Travelers have been descending upon Italy’s most popular region for centuries—and little wonder why. Even for Italians from other parts of the peninsula, Tuscany is the epitome of everything that’s good about their country: Beguiling landscapes carpeted with cypresses and vineyards, delicious food and wine, evocative medieval churches and castles, and some of the greatest art and architecture of the Renaissance—the Leaning Tower of Pisa, Piero della Francesca’s frescoes in Arezzo, Ambrogio Lorenzetti’s “Allegories” in Siena’s Palazzo Pubblico. Even a short visit inundates a traveler with an embarrassment of riches.
Soaking up culture is certainly part of the allure, and the pleasures of the palate are just as noted. Even a simple meal can seem like a work of art in places as bountiful as the Val di Chiana and Val d’Orcia. Somehow it only makes sense that full-bodied red wines should come from towns as appealing as Montepulciano and Montalcino, and character-filled whites from proud little San Gimignano. Then there’s all that iconic scenery, in landscapes like the rolling fields and pointy cypresses in the Crete Sienese or the vineyards of Chianti. Art, scenery, food, wine—you may come to agree that all the good things in life come together in Tuscany.
The narrow medieval lanes and stony piazzas of Lucca; the morning mists in the valley below Assisi; the sublime art and architecture of Gothic Siena—these are near the top of the list of the pleasures that lie in wait for you in this stretch of Italy, but so are so many other sights and experiences. Just for starters, consider also:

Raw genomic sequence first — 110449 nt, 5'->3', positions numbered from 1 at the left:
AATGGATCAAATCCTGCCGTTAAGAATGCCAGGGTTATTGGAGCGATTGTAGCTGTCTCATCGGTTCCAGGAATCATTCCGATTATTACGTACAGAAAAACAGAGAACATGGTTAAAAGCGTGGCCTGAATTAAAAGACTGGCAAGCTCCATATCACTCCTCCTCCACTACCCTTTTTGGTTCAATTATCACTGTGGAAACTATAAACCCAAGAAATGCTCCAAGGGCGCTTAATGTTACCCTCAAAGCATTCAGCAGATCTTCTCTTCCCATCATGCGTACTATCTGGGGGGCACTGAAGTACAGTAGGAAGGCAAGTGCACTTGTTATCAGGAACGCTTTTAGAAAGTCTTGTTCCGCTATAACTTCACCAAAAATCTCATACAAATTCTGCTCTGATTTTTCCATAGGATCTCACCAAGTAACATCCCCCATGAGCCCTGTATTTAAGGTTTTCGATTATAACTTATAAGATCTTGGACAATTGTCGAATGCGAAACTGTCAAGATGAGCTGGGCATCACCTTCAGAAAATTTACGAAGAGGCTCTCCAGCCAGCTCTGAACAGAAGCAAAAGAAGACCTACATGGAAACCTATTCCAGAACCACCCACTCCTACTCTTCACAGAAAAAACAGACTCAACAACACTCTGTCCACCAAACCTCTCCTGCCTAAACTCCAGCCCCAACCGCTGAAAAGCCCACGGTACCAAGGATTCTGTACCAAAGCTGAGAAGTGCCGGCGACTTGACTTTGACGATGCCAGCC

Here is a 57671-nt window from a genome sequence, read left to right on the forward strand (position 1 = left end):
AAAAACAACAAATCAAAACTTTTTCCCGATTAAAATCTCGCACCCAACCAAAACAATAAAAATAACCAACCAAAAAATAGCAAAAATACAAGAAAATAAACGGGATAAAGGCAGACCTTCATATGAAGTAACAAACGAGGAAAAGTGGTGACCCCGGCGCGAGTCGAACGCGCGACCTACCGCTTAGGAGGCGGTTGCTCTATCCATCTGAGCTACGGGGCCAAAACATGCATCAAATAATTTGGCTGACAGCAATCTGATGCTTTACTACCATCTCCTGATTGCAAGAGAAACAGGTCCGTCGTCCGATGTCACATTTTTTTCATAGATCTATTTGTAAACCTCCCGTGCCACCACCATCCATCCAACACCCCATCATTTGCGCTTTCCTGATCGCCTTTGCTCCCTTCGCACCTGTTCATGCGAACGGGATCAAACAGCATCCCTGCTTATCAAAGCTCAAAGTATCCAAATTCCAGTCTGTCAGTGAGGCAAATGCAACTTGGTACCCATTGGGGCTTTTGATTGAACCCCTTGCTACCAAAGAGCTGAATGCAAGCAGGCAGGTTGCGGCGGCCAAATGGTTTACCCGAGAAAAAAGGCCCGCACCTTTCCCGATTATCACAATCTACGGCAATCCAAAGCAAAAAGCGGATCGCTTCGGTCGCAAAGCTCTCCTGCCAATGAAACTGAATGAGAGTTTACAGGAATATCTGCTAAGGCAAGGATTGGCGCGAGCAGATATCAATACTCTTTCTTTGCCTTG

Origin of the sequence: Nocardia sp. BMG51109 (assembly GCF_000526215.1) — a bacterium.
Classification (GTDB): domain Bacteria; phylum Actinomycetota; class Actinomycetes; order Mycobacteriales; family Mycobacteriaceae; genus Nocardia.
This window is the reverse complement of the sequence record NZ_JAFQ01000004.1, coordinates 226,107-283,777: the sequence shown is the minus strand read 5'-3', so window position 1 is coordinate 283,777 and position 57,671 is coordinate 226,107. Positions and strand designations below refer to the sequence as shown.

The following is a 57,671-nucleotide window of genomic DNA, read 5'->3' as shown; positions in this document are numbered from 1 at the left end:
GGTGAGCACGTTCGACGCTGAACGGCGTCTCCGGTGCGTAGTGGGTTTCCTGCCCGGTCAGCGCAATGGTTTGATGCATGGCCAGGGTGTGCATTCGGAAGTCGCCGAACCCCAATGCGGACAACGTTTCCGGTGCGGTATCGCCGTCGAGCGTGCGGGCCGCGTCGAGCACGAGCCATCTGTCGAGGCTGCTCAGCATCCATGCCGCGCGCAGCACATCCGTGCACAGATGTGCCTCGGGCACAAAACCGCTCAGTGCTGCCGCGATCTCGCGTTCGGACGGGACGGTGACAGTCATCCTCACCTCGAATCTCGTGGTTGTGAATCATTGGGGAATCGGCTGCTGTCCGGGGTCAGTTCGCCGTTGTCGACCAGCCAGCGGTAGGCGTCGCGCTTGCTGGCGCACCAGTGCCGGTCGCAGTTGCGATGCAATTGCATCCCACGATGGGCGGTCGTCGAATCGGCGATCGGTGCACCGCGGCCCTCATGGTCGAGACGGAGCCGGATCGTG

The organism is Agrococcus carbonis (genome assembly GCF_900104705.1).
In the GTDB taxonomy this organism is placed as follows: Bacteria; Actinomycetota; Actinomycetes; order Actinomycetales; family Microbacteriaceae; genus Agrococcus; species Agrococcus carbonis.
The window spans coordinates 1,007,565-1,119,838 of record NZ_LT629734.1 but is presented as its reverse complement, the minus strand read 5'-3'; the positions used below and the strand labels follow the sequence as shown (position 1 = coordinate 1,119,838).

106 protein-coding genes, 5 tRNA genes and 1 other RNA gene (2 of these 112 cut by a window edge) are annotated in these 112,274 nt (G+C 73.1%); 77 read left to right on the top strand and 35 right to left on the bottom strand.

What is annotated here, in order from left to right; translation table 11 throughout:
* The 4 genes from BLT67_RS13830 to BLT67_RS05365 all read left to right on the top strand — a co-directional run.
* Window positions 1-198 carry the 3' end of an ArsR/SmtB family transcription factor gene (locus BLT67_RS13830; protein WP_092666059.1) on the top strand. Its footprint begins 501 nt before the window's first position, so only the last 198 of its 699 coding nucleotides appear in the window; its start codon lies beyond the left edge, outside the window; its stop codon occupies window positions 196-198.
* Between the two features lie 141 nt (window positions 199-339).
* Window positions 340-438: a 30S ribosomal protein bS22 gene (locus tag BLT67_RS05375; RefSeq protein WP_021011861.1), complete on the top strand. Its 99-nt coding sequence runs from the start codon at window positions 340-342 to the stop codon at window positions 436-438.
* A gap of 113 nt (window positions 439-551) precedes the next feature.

Piazzas -- Piazza del Campo, the scallop-shaped setting for Siena’s famous Palio race, is the heart of the city and an icon of medieval town planning. Simple and serene, Todi’s Piazza del Popolo is Umbria’s most majestic square, with 13th-century palazzi complemented by a 12th-century Duomo.
Churches -- Western art was born at the glorious Basilica di San Francesco in Assisi, the Gothic Upper Church of which houses Giotto’s 28-part fresco, “The Life of St. Francis.” Garish or glorious, there’s nothing on the planet quite like Orvieto’s Duomo, and don’t miss some gruesome interpretations of the Last Judgment inside.
Paintings -- Siena’s Museo Civico is a showcase for Ambrogio Lorenzetti’s civic “Allegories.” Umbria’s top gallery, the Galleria Nazionale in Perugia houses Perugino’s moving “Adoration” and Piero della Francesca’s “Annunciation,” painted in precise perspective.
Architecture -- No building in the world is more instantly recognizable than Pisa’s 12th-century Leaning Tower. Spoleto’s awe-inspiring Ponte delle Torri, 90m (295 ft.) above the Tessino gorge, is impressive enough—even more intriguing is how the Romans managed to build the aqueduct that preceded it.